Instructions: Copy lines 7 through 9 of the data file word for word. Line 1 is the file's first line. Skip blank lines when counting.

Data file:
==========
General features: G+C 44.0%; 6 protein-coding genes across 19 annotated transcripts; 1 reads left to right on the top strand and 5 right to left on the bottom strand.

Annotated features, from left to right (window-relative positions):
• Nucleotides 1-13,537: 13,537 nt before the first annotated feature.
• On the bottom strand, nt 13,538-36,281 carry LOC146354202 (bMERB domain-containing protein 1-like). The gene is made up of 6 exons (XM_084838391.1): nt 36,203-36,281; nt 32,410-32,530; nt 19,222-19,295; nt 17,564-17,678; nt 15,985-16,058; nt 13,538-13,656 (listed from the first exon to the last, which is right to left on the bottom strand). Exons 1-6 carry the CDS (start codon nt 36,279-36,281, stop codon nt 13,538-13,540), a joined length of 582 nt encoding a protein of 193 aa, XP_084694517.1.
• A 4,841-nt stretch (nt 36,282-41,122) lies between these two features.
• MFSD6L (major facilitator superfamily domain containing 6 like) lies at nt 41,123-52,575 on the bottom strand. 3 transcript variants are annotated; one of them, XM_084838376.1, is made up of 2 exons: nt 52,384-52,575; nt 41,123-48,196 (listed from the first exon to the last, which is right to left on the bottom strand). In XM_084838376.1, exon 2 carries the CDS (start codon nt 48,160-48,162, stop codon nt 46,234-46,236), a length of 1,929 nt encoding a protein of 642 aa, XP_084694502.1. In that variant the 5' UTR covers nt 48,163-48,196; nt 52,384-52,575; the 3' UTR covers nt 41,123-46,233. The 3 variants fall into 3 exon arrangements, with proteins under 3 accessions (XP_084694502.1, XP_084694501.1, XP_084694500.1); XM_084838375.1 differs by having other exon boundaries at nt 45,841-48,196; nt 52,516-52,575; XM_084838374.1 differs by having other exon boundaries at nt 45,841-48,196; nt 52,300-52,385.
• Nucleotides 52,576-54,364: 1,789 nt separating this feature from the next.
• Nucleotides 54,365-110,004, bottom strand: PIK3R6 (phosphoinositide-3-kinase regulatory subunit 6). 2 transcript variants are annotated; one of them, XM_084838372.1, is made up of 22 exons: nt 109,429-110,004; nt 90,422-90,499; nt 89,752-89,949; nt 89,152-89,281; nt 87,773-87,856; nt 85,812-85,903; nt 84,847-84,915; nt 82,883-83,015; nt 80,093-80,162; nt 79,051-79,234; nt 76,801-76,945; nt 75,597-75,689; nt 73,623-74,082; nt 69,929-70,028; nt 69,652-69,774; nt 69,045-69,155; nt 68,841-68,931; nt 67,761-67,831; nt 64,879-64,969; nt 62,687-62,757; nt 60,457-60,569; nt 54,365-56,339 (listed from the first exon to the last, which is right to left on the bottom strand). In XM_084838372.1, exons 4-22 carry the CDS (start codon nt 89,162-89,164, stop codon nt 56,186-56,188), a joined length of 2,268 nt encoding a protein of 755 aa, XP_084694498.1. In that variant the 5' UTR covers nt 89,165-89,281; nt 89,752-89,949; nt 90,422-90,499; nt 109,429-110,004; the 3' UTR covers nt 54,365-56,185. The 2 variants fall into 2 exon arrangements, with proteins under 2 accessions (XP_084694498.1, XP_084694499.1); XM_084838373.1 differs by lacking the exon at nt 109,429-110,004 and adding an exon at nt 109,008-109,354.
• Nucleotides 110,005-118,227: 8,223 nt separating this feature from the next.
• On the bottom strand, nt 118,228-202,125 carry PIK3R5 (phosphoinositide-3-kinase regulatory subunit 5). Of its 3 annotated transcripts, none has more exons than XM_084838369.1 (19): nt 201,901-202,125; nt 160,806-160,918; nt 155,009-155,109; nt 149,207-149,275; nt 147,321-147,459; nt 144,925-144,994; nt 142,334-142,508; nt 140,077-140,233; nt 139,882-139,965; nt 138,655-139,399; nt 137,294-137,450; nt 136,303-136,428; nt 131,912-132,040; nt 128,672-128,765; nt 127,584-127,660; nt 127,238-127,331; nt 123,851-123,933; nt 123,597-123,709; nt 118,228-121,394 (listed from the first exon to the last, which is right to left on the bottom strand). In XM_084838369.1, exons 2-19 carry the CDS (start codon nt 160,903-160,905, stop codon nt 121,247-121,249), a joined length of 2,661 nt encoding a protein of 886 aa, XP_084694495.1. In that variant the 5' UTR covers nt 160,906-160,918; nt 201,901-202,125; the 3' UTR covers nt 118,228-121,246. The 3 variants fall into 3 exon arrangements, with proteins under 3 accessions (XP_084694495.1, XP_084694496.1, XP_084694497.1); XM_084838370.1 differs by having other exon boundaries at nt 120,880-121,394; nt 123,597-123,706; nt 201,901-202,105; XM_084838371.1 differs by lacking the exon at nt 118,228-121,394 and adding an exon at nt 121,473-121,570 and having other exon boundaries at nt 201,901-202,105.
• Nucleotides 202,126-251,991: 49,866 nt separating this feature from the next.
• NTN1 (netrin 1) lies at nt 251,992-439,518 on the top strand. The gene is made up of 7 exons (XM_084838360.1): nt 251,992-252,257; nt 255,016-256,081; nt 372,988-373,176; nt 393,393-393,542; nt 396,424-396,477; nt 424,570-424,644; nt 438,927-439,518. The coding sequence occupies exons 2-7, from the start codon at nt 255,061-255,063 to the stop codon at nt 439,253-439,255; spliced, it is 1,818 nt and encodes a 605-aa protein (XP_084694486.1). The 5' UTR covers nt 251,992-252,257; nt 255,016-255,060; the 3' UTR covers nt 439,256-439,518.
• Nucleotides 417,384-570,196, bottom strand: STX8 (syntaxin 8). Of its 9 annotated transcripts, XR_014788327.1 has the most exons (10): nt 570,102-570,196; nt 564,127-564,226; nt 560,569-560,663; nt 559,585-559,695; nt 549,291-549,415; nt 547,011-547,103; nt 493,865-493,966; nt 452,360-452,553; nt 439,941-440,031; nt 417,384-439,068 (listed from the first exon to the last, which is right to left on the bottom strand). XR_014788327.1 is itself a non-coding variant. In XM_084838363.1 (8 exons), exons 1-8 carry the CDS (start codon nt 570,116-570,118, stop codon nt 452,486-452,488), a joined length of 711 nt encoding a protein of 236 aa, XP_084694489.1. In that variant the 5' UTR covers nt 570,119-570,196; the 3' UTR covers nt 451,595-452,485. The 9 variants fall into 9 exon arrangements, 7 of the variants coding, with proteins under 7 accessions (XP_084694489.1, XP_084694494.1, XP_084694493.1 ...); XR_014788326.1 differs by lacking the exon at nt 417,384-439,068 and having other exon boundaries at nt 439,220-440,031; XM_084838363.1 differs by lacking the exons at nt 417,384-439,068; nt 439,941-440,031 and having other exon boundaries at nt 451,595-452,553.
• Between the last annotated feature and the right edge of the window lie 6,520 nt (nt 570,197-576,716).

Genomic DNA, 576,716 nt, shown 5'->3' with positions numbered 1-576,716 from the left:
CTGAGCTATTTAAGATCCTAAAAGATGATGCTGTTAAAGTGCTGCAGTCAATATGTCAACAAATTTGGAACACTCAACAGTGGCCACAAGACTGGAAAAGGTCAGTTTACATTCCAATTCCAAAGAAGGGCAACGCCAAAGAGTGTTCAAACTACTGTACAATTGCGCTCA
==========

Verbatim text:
• Nucleotides 52,576-54,364: 1,789 nt separating this feature from the next.
• Nucleotides 54,365-110,004, bottom strand: PIK3R6 (phosphoinositide-3-kinase regulatory subunit 6). 2 transcript variants are annotated; one of them, XM_084838372.1, is made up of 22 exons: nt 109,429-110,004; nt 90,422-90,499; nt 89,752-89,949; nt 89,152-89,281; nt 87,773-87,856; nt 85,812-85,903; nt 84,847-84,915; nt 82,883-83,015; nt 80,093-80,162; nt 79,051-79,234; nt 76,801-76,945; nt 75,597-75,689; nt 73,623-74,082; nt 69,929-70,028; nt 69,652-69,774; nt 69,045-69,155; nt 68,841-68,931; nt 67,761-67,831; nt 64,879-64,969; nt 62,687-62,757; nt 60,457-60,569; nt 54,365-56,339 (listed from the first exon to the last, which is right to left on the bottom strand). In XM_084838372.1, exons 4-22 carry the CDS (start codon nt 89,162-89,164, stop codon nt 56,186-56,188), a joined length of 2,268 nt encoding a protein of 755 aa, XP_084694498.1. In that variant the 5' UTR covers nt 89,165-89,281; nt 89,752-89,949; nt 90,422-90,499; nt 109,429-110,004; the 3' UTR covers nt 54,365-56,185. The 2 variants fall into 2 exon arrangements, with proteins under 2 accessions (XP_084694498.1, XP_084694499.1); XM_084838373.1 differs by lacking the exon at nt 109,429-110,004 and adding an exon at nt 109,008-109,354.
• Nucleotides 110,005-118,227: 8,223 nt separating this feature from the next.